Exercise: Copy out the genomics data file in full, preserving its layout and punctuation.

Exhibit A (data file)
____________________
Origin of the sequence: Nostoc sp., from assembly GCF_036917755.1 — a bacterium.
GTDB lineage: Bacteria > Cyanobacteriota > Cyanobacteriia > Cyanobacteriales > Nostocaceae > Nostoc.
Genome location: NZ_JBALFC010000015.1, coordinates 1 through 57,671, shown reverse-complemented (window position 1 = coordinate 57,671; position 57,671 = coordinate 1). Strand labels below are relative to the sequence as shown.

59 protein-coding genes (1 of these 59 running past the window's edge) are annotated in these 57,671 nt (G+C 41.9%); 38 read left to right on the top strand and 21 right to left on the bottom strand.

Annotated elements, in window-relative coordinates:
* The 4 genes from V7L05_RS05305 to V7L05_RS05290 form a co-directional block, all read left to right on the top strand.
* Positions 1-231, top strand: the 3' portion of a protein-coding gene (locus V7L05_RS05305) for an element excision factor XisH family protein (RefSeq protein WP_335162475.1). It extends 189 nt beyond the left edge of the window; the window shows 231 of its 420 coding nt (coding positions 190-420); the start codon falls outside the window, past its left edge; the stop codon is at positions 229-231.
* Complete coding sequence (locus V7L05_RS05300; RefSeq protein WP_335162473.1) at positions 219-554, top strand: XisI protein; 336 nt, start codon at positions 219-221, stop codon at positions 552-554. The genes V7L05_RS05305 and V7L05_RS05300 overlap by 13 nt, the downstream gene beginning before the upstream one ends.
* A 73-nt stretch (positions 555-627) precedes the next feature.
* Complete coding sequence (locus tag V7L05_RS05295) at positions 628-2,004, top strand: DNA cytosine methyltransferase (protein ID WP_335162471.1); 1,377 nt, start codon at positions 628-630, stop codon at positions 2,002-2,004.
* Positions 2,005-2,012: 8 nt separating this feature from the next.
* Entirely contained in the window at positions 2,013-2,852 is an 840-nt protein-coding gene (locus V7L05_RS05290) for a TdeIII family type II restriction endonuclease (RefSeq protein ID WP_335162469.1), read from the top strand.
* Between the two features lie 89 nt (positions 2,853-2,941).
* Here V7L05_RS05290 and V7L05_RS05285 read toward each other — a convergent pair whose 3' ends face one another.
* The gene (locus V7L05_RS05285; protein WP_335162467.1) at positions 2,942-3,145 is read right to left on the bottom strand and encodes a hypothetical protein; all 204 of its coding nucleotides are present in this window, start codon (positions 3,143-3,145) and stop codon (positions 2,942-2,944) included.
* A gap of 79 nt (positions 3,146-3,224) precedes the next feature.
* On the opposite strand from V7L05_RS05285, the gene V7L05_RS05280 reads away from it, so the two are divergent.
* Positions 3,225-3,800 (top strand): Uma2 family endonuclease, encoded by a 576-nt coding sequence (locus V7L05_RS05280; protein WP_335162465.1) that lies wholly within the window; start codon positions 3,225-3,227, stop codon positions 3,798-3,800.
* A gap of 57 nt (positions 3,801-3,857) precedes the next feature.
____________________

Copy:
Origin of the sequence: Nostoc sp., from assembly GCF_036917755.1 — a bacterium.
GTDB lineage: Bacteria > Cyanobacteriota > Cyanobacteriia > Cyanobacteriales > Nostocaceae > Nostoc.
Genome location: NZ_JBALFC010000015.1, coordinates 1 through 57,671, shown reverse-complemented (window position 1 = coordinate 57,671; position 57,671 = coordinate 1). Strand labels below are relative to the sequence as shown.

59 protein-coding genes (1 of these 59 running past the window's edge) are annotated in these 57,671 nt (G+C 41.9%); 38 read left to right on the top strand and 21 right to left on the bottom strand.

Annotated elements, in window-relative coordinates:
* The 4 genes from V7L05_RS05305 to V7L05_RS05290 form a co-directional block, all read left to right on the top strand.
* Positions 1-231, top strand: the 3' portion of a protein-coding gene (locus V7L05_RS05305) for an element excision factor XisH family protein (RefSeq protein WP_335162475.1). It extends 189 nt beyond the left edge of the window; the window shows 231 of its 420 coding nt (coding positions 190-420); the start codon falls outside the window, past its left edge; the stop codon is at positions 229-231.
* Complete coding sequence (locus V7L05_RS05300; RefSeq protein WP_335162473.1) at positions 219-554, top strand: XisI protein; 336 nt, start codon at positions 219-221, stop codon at positions 552-554. The genes V7L05_RS05305 and V7L05_RS05300 overlap by 13 nt, the downstream gene beginning before the upstream one ends.
* A 73-nt stretch (positions 555-627) precedes the next feature.
* Complete coding sequence (locus tag V7L05_RS05295) at positions 628-2,004, top strand: DNA cytosine methyltransferase (protein ID WP_335162471.1); 1,377 nt, start codon at positions 628-630, stop codon at positions 2,002-2,004.
* Positions 2,005-2,012: 8 nt separating this feature from the next.
* Entirely contained in the window at positions 2,013-2,852 is an 840-nt protein-coding gene (locus V7L05_RS05290) for a TdeIII family type II restriction endonuclease (RefSeq protein ID WP_335162469.1), read from the top strand.
* Between the two features lie 89 nt (positions 2,853-2,941).
* Here V7L05_RS05290 and V7L05_RS05285 read toward each other — a convergent pair whose 3' ends face one another.
* The gene (locus V7L05_RS05285; protein WP_335162467.1) at positions 2,942-3,145 is read right to left on the bottom strand and encodes a hypothetical protein; all 204 of its coding nucleotides are present in this window, start codon (positions 3,143-3,145) and stop codon (positions 2,942-2,944) included.
* A gap of 79 nt (positions 3,146-3,224) precedes the next feature.
* On the opposite strand from V7L05_RS05285, the gene V7L05_RS05280 reads away from it, so the two are divergent.
* Positions 3,225-3,800 (top strand): Uma2 family endonuclease, encoded by a 576-nt coding sequence (locus V7L05_RS05280; protein WP_335162465.1) that lies wholly within the window; start codon positions 3,225-3,227, stop codon positions 3,798-3,800.
* A gap of 57 nt (positions 3,801-3,857) precedes the next feature.